The Anecdote Has A Face…And A Name

Most health care professionals have that one case in their practice that stays with them forever. That one patient who affected them so profoundly that he/she will never be forgotten. I’m no different. I actually have more than one over my nearly 25 years of emergency medicine practice. But there is a patient I never treated whose story resonated with me so deeply that I feel compelled to pay homage to her.

Alexus Jamel Ochoa-Dockins was a 19 year old college honor student majoring in pre-pharmacy. She was an exceptional basketball player by all accounts. On September 28, 2015, Alexus died. She managed to survive for approximately 10-11 hours before she succumbed to pulmonary emboli (PEs). The Family Nurse Practitioner(FNP) responsible for her care did not only fail to identify the classic symptoms of a PE, she did not notify a physician until 10 hours later because she did not recognize that what she was witnessing was a critically emergent event. Based on the notes by the paramedics who arrived at the scene, Alexus had syncope, shortness of breath, chest pain, hypoxia and was tachycardic. They obtained a history which revealed she was on birth control pills and had just arrived back to her dormitory from a weekend trip with her boyfriend after visiting family. One of the paramedics called the Mercy El Reno ED enroute, informing them that she was bringing in a patient she suspected had a PE and that a CT would be needed. The FNP did order a STAT CT, then subsequently cancelled it. I will add that the FNP had been terminated by the hospital for concerns regarding her care of patients. Although she was given 30 days notice, she was allowed to continue working until her final day, despite the concerns. Alexus arrived three days before the FNP’s last shift. The details of the case can be read in the link below.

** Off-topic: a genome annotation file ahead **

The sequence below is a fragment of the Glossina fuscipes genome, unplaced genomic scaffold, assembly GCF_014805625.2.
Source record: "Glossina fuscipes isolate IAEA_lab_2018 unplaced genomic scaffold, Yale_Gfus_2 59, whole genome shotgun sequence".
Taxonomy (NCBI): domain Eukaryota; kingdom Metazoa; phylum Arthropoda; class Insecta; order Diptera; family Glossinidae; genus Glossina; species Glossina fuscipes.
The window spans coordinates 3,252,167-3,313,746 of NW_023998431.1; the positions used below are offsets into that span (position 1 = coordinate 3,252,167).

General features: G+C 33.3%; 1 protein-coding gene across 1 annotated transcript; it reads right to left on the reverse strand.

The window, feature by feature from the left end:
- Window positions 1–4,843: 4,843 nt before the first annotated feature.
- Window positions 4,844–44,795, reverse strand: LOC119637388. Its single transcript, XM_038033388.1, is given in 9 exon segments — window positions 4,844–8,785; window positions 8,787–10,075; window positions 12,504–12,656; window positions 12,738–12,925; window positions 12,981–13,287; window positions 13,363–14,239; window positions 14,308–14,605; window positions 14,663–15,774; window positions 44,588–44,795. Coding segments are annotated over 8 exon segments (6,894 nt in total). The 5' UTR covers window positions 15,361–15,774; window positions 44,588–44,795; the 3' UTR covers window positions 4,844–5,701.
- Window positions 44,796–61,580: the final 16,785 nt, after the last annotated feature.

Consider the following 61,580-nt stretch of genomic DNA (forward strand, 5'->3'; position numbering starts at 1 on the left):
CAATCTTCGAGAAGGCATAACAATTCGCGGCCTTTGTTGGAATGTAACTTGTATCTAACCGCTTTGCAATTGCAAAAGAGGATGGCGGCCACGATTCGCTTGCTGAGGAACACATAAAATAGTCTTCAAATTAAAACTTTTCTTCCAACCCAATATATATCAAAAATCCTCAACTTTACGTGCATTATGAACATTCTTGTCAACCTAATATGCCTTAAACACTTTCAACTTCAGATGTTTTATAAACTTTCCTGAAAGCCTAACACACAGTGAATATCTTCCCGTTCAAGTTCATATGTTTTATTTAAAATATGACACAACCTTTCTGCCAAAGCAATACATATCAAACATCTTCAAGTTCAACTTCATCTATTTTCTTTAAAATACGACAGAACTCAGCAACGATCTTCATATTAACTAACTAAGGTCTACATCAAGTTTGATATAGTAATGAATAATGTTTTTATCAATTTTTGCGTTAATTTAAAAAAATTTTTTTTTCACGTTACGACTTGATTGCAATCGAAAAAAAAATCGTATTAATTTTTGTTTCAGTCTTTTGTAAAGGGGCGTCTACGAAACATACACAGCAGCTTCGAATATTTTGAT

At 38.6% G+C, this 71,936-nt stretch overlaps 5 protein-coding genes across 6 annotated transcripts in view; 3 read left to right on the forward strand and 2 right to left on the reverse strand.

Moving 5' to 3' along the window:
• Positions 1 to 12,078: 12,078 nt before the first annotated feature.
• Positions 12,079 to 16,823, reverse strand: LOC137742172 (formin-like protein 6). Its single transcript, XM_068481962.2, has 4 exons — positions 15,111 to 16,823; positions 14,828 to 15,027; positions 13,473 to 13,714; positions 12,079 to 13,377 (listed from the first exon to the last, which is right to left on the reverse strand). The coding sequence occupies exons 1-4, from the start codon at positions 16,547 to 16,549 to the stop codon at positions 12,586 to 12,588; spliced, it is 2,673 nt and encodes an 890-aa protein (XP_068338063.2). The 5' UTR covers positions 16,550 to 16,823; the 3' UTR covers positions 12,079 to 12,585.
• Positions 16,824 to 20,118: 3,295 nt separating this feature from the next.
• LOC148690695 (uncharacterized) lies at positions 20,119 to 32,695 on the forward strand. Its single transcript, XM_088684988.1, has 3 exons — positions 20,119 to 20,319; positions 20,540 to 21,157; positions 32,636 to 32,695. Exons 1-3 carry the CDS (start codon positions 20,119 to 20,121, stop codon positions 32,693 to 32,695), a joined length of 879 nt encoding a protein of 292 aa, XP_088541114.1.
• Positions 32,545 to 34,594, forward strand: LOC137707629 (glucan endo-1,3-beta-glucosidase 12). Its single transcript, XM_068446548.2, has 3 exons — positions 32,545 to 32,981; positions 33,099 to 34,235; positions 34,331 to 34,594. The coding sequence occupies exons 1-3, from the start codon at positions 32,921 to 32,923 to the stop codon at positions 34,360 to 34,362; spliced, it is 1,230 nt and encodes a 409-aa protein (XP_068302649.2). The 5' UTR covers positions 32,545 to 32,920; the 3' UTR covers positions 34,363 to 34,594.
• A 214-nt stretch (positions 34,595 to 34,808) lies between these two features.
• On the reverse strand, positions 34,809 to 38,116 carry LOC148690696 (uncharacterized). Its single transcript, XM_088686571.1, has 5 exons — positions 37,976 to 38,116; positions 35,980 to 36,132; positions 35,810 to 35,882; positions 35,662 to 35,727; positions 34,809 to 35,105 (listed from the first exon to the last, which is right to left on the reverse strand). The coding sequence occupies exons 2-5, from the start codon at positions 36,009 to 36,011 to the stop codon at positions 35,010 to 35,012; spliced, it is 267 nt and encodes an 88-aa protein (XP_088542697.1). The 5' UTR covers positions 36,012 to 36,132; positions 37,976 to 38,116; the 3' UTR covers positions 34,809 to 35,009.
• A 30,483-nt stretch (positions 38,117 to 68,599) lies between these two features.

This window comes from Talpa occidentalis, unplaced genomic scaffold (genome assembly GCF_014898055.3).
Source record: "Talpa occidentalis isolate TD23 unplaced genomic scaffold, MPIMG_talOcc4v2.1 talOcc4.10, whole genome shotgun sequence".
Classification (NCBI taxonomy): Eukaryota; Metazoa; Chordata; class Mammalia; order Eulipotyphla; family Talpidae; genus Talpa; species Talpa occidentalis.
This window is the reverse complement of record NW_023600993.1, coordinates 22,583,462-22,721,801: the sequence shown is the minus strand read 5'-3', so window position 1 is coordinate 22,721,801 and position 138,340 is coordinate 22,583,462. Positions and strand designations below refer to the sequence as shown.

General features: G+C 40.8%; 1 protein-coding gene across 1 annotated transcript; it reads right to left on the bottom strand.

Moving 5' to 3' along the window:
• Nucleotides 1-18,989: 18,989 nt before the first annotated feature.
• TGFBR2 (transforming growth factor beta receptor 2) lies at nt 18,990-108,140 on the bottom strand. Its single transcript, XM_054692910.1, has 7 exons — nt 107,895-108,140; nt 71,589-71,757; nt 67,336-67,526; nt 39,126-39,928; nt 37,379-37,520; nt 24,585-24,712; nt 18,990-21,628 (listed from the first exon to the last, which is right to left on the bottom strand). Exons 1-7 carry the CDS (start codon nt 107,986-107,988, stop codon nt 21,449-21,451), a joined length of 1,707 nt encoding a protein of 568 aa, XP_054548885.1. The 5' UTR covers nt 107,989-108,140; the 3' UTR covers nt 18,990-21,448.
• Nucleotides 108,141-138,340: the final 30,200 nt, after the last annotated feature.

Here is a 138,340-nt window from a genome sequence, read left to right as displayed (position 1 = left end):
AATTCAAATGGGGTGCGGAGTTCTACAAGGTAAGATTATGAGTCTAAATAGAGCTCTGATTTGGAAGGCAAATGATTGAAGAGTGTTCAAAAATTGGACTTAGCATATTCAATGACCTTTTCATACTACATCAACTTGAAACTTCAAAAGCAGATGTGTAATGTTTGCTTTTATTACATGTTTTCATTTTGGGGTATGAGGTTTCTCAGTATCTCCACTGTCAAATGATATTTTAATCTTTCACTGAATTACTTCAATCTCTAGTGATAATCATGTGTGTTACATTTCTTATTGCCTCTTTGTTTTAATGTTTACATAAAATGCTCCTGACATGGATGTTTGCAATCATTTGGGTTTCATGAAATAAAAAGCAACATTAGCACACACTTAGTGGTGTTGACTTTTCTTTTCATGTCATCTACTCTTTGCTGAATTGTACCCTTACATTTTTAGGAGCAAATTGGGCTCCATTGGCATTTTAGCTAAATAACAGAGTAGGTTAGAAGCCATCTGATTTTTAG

Alexus did not have to die. I maintain that it was not just the PEs that killed her, but a hospital system that created a culture in which an unqualified FNP could practice without supervision or oversight in an acute care environment where one must be prepared for any crises that may enter those doors. I fault the FNP for accepting a position for which she was clearly not qualified and a medical director who was not educated on the scope of practice(SOP) for FNPs. However, he is not the exception, he is the rule. Many physicians and hospital systems are simply unaware of the limitations of nurse practitioner SOP, permitting them to work almost wherever they like. No understanding that SOPs vary from state to state and are vague. That vagueness is what creates a gaping hole of liability for both physicians and hospital systems. I touched on Alexus’ case and the SOP issue in another blog I wrote for Authentic Medicine(

Now, I may be accused of judging by retroscope, but I can argue that as a residency trained, board-certified emergency physician, I am indeed qualified to make that call, especially when the patient was managed by someone without any formal medical training in acute care medicine. It is why I, and many of my colleagues, can be called as experts to testify about events at which we were not present which involve the practice of emergency medicine. “Classic” symptoms are referred to as classic for a reason. They are basically pathognomonic for whatever disease process may be ailing the patient. Alexus was textbook, her diagnosis reinforced by an astute paramedic who sounded the alarm.